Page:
26. Bevel
    once more, and take the selection down
    to the top of the shoe's sole.

  27. Rename
    the selection ("Janet_Shoes_soles"), and
    bevel once more to give the sole thickness.

  28. Now deselect, and select the two polygons on the front of the shoe,
    as shown below. The other foot should select

  29. Now,
    we can't use Bevel for this, since it splits
    the polygons when more than one is selected,
    so we'll use Smooth Shift (in the Multiply
    menu, near Bevel, or <shift f>).

  30. With
    Smooth Shift, it is best to use it by simply
    turning it on, clicking once in any viewport
    with the left mouse button, and then turning
    it off. Now use the Move / Rotate / Scale
    tools to drag your new section out to the
    position you want it to occupy. With just
    a bit of tweaking, you should be able to
    get something like the image below. Make
    sure to follow your own design sketches.

    that I've not put any detail into this
    shoe, such as laces or eyelets -- we'll
    do all that with a texture map, if we have
    time to get to that level of detail.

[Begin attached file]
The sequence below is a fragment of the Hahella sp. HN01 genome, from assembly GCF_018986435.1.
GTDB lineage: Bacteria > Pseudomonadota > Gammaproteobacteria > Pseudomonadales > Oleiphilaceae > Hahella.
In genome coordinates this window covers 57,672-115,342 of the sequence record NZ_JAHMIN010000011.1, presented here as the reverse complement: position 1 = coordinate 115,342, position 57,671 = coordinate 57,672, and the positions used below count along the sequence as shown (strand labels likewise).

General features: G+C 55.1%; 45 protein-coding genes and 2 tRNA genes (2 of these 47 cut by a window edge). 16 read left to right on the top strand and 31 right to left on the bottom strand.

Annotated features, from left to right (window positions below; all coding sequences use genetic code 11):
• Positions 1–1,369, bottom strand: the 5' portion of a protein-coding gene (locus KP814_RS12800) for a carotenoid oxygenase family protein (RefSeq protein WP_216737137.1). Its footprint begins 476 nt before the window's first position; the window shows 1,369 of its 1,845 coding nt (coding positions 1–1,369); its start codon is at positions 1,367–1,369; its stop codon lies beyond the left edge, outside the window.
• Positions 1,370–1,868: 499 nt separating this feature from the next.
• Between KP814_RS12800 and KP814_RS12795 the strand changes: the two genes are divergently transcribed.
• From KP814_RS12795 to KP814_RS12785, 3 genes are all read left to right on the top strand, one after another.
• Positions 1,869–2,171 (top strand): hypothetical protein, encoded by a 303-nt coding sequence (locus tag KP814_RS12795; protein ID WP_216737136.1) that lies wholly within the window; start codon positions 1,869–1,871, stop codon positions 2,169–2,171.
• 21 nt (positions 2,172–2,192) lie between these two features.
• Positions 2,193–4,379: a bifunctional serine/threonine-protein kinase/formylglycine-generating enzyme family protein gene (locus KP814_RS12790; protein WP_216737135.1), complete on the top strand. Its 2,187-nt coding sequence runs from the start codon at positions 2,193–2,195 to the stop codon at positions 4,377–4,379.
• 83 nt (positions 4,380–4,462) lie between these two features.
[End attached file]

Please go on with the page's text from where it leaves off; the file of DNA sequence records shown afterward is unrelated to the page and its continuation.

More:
done with the feet.
    I've saved this
    version of my object as "Janet_03.lwo",
    for your reference. Before we proceed
    to the head and arms, let's tweak the
    body a bit. If you look at the side profile,
    you may find that our single-minded concentration
    on the front / back view has left the
    body looking a bit linear in profile.

  31. First off, the bum. My sketch was not so great in this area, and
    I now see that my character lacks enough
    of a bum. To correct this, I selected the
    polygon shown on the left, below, and scaled
    it a bit, as shown on the right below.

  32. A bit of similar reshaping of the torso polygons, and I had the
    shape shown below.

  33. This
    will do to solve the shape of the torso
    problem, but it makes it apparent that
    the surface dividing line for my pants-meets-torso
    is not adequate, so I'll cut a new one*.

    we could have avoided
    this with a
    single UV, but this gives us more control,
    and does not require us to build a complex
    UV map.

  34. Select the band of polygons above the jeans, as shown below.

  35. Now
    choose Construct / Bandsaw, and turn on "Divide" before
    you hit "Ok". This should split the torso
    right around the middle of the band.

  36. You should now have 8 polygons selected -- deselect the top four,
    and scale the bottom four as needed to
    get the desired shape.

  37. Run
    around as needed, fine tuning, until your
    body has the shape you want. The shape
    shown below is enough like my sketch that
    I'm satisfied with it so far. I've saved
    it as "Janet_05.lwo".

It's time
to take a break. I'll pick this up in Part
Two: Arms and Head

to Part Two >